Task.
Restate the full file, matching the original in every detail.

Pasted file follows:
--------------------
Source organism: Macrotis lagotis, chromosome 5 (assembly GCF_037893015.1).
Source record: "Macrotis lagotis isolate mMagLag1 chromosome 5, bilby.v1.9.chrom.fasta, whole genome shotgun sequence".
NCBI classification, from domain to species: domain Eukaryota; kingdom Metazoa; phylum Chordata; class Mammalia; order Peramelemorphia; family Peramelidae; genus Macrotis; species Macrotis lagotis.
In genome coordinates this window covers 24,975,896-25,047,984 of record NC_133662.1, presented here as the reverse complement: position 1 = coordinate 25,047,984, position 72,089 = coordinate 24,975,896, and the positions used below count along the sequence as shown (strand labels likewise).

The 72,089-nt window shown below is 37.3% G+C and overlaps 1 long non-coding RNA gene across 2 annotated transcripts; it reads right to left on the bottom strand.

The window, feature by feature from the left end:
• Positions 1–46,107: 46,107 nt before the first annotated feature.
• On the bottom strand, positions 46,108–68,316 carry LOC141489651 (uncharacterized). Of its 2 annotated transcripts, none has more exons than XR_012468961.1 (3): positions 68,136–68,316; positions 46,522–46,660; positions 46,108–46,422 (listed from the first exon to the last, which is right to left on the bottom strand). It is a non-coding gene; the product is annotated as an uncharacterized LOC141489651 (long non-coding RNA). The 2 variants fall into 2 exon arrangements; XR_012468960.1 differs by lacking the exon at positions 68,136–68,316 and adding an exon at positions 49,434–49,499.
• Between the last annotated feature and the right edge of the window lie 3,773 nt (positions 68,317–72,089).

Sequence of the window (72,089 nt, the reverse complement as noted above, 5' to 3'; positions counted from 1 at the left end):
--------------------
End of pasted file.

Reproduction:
Source organism: Macrotis lagotis, chromosome 5 (assembly GCF_037893015.1).
Source record: "Macrotis lagotis isolate mMagLag1 chromosome 5, bilby.v1.9.chrom.fasta, whole genome shotgun sequence".
NCBI classification, from domain to species: domain Eukaryota; kingdom Metazoa; phylum Chordata; class Mammalia; order Peramelemorphia; family Peramelidae; genus Macrotis; species Macrotis lagotis.
In genome coordinates this window covers 24,975,896-25,047,984 of record NC_133662.1, presented here as the reverse complement: position 1 = coordinate 25,047,984, position 72,089 = coordinate 24,975,896, and the positions used below count along the sequence as shown (strand labels likewise).

The 72,089-nt window shown below is 37.3% G+C and overlaps 1 long non-coding RNA gene across 2 annotated transcripts; it reads right to left on the bottom strand.

The window, feature by feature from the left end:
• Positions 1–46,107: 46,107 nt before the first annotated feature.
• On the bottom strand, positions 46,108–68,316 carry LOC141489651 (uncharacterized). Of its 2 annotated transcripts, none has more exons than XR_012468961.1 (3): positions 68,136–68,316; positions 46,522–46,660; positions 46,108–46,422 (listed from the first exon to the last, which is right to left on the bottom strand). It is a non-coding gene; the product is annotated as an uncharacterized LOC141489651 (long non-coding RNA). The 2 variants fall into 2 exon arrangements; XR_012468960.1 differs by lacking the exon at positions 68,136–68,316 and adding an exon at positions 49,434–49,499.
• Between the last annotated feature and the right edge of the window lie 3,773 nt (positions 68,317–72,089).

Sequence of the window (72,089 nt, the reverse complement as noted above, 5' to 3'; positions counted from 1 at the left end):